Thinking Anglicans

Women in the Episcopate – diocesan synod votes 7

Since I last posted on this, three more dioceses (Coventry on Monday, London and Salisbury tonight) have voted, all in favour. 36 dioceses have now voted in favour of the draft legislation, and none against.

The most significant result is London, which voted against in 2011. Today their synod voted (for/against/abstention): Bishops 3-0-0, Clergy 40-10-7, Laity 43-17-1. In 2011 the figures were Bishops 2-1-0, Clergy 39-41-0, Laity 45-37-0.

Detailed voting figures for all dioceses are here.


Church of Ireland General Synod meeting reports

Updated Monday

The Church of Ireland held its General Synod from 8 to 10 May.

There are several reports of major items on the official church website:

The Archbishop Of Armagh’s Presidential Address At The General Synod 2014

General Synod 2014: Interchangeability Of Ministry Between Church Of Ireland And Methodist Church In Ireland

The Explanatory Memorandum and the full text of the Bill as presented to synod is here.

Synod Hears Interim Report Of Committee On Human Sexuality In The Context Of Christian Belief

This last item was also reported on in the Irish Times Church committee on sexuality needs more time for final report


The Church of Ireland Gazette now has a number of reports available online at this location including those on the new relationship with the Methodist church, and on the progress of the Select Committee on Human Sexuality in the Context of Christian Belief.


New Zealand synod acts on same-gender blessings

News report from anglicantaonga: SAME-GENDER BLESSINGS: SYNOD SEES A WAY FORWARD

General Synod today passed a resolution that will create a pathway towards the blessing of same-gender relationships – while upholding the traditional doctrine of marriage.

It will appoint a working group to report to the 2016 General Synod on “a process and structure” that would allow those clergy who wish to bless same-gender relationships – using a yet-to-be developed liturgy – to do so.
The working group will also be charged to develop “a process and structure” to ensure that clergy who believe that same sex blessings are contrary to “scripture, doctrine, tikanga or civil law” to remain fully free to dissent.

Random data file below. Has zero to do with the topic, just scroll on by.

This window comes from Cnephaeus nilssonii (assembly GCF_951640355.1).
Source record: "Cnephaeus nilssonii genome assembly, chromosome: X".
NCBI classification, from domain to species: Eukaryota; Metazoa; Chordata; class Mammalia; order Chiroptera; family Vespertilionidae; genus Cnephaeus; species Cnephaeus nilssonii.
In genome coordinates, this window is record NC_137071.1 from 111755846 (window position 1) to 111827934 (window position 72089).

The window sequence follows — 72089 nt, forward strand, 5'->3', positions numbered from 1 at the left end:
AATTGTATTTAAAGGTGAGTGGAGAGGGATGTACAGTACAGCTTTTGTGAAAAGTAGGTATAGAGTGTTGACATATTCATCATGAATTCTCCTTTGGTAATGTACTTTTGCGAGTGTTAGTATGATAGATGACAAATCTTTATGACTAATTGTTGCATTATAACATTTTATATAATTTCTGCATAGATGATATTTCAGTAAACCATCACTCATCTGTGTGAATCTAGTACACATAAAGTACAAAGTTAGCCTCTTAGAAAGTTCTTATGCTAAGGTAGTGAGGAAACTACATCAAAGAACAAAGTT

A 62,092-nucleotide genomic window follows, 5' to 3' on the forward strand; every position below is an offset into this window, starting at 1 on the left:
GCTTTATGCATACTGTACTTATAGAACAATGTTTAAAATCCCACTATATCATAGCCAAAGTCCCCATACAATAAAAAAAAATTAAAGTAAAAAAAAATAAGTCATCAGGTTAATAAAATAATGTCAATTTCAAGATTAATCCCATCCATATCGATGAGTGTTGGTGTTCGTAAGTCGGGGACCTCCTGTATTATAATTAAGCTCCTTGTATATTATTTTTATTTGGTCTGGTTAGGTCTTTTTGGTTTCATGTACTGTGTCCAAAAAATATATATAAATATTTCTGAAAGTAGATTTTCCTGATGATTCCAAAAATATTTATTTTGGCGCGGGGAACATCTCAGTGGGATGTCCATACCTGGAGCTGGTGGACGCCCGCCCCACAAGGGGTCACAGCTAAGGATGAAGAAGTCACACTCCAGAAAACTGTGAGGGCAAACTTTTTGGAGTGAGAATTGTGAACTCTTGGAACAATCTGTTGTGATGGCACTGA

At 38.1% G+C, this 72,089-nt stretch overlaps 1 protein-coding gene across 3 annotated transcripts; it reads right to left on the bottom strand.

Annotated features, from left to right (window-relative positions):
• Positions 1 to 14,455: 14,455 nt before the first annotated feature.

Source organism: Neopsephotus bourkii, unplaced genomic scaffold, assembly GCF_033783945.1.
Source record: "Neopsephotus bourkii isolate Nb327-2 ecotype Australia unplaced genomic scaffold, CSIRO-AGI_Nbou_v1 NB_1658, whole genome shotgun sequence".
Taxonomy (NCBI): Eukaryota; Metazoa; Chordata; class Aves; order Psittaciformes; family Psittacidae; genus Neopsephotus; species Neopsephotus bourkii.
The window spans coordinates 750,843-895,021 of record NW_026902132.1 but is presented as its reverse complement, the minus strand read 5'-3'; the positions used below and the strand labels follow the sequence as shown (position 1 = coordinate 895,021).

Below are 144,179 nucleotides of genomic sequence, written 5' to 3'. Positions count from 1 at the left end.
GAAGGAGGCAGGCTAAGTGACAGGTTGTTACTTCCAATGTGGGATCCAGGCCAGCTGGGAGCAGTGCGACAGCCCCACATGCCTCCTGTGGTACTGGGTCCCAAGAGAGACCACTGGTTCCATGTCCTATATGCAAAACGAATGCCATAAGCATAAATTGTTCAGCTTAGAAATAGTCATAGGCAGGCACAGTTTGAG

The “process and structure” in their case would mean these clergy would not only be exempt from performing these same-sex blessings – but that their “integrity within the church” would be assured, and they would have full protection for their dissent in any relevant human rights legislation.
Synod has therefore upheld the traditional doctrine of marriage – but also moved to find ways to respond to committed relationships between two people, regardless of gender.
In effect, it has also established a four-year timeline for change to take effect: the working group will present its recommendations to the 2016 General Synod, and any constitutional and canonical changes would then have to be reported back to episcopal units before confirmation at the 2018 General Synod.

New liturgy to be developed…
The working group has been asked to propose a liturgy to “bless right-ordered same-gender relationships” – and to develop a process and legislation (whether church or parliamentary) by which such a new liturgy might be adopted.
Synod has also asked the group (which is yet to be formed) to report to the next synod on the impact of its work on the church’s theology of marriage, and of ordination.
The preamble to the resolution adopted by the General Synod also includes an unreserved apology to the LGBT community:
“Over many years,” this reads, “our church has become increasingly aware of the pain of the LGBT community. All too often our church has been complicit in homophobic thinking and actions of society, and has failed to speak out against hatred and violence against those with same-gender attraction.
“We apologise unreservedly and commit ourselves to reconciliation and prophetic witness.”

“Recognition” now for couples…
In the last part of the resolution, synod says it is “acutely aware of the desire of some clergy to make further response pastorally and prayerfully to LGBT people in their faith communities.”
It therefore says such clergy should be permitted “to recognise in public worship” a same-gender civil union or state marriage of members of their faith community – provided the permission of the licensing bishop is gained, as well as the permission of their vestry.
Such “recognition,” however, “cannot be marriage or a rite of blessing of a same-gender relationship.”
“We recognise that this may cause even further distress,” the resolution says. But noting the commitment of the church to move forward, “we ask the LGBT community to recognise that any process of change within our church takes time.”

Archbishops commend spirit of debate
The Archbishops say that by adopting the resolution, synod has shown its commitment to protecting diversity in the church.
And they have expressed their gratitude for the way synod has debated the issues and come to its resolution.
Archbishop Winston Halapua says synod has shown “it is committed to ongoing talanoa as it considers change” and is following “the mandate of Christ to love one another at all times.”
Archbishop Philip Richardson was equally moved by the way debate flowed:
“We have witnessed across the church,” he says, “a depth of extraordinary trust and respect. There is a unity in Christ in conversations that have enabled us to get to this point.